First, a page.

She is deeply engrossed in the planning committee for 3DCAMP Houston 2012

She is also the owner and creator of the God’s Word Collectible Sculpture series

Follow the artists on twitter

Follow me on Facebook

Listen to The Creative Christian Podcast or the Inspiration/Generation Podcast

Click on Podcast Host Bios for a list of all podcasts.

Listen to the Art and Technology Podcast

3DCAMP Houston Returns In 2012 With The Collaboration Of The University of Houston to Build STEAM

Mike de la Flor’s 3D illustration of T-cell being attacked by HIV

Press Release (Houston, TX—June 24, 2012) 3DCAMP Houston, a local organization supporting education in all things 3D, is proud to announce its return scheduled for Saturday, September 29. The University of Houston College of Natural Sciences and Mathematics and the School of Art will host 3DCAMP Houston 2012, featuring a number of expert speakers who will discuss 3D technologies and how they are impacting new and existing disciplines. This year the camp will also feature an art exhibition to showcase the impact of technology on art.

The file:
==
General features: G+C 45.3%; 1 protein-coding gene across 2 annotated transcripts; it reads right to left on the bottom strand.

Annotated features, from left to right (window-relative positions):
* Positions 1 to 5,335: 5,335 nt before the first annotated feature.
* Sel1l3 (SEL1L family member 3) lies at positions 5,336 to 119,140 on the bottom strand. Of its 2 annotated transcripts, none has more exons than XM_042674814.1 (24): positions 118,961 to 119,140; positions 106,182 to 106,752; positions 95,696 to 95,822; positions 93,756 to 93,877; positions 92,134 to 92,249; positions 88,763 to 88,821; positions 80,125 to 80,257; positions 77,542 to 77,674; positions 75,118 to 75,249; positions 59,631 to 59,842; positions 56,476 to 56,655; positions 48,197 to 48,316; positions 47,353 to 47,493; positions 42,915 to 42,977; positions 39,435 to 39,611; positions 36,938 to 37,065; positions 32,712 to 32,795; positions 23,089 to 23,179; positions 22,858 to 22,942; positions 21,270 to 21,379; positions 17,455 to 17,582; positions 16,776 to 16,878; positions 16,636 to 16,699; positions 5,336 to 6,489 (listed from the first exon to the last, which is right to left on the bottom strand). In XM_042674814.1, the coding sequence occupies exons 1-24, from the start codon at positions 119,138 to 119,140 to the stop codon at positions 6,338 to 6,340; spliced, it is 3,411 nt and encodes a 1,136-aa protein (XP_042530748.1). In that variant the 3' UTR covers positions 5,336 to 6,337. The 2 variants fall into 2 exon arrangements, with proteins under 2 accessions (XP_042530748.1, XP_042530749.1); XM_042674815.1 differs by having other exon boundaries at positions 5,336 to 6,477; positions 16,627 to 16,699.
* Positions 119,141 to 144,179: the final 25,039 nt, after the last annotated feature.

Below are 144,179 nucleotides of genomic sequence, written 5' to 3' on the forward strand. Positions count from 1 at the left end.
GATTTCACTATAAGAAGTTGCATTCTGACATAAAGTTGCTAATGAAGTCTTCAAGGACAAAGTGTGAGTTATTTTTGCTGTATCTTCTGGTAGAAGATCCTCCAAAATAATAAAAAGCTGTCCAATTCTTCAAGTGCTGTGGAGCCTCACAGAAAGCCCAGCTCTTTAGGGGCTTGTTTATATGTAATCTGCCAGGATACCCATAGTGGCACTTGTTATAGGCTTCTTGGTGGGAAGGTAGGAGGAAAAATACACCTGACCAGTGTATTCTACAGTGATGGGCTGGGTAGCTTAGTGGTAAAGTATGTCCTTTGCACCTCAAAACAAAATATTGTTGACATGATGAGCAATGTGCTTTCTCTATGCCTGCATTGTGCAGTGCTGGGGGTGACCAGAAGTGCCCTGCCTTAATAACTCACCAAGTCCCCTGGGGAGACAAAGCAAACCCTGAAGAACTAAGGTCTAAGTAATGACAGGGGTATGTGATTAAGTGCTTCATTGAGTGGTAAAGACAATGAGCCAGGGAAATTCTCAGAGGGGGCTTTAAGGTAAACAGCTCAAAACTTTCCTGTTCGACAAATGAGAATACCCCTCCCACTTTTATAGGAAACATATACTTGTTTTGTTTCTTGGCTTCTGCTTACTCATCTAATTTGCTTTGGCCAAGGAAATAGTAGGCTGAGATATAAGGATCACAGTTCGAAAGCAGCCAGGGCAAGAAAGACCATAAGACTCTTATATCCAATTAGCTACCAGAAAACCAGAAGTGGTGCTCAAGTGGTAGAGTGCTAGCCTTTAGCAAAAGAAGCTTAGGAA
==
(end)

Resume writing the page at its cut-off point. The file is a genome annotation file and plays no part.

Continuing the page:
3D technology, once reserved for the likes of sophisticated science fiction films, has advanced to now include a myriad of artistic and scientific disciplines. This year’s camp will showcase these advancements with presentations exploring innovative technologies. From holographic paintings that tantalize the viewer to 3D printers that produce completely formed sculptures, there is something amazing for everyone to experience.

The goal of 3DCAMP Houston 2012 is to encourage and educate individuals about the use of 3D in various disciplines; therefore 3DCAMP 2012 is returning with STEAM, an educational initiative that supports 3DCAMP Houston educational goal of incorporating and encouraging the blending and education of Science, Technology, Engineering, Art and Math (STEAM).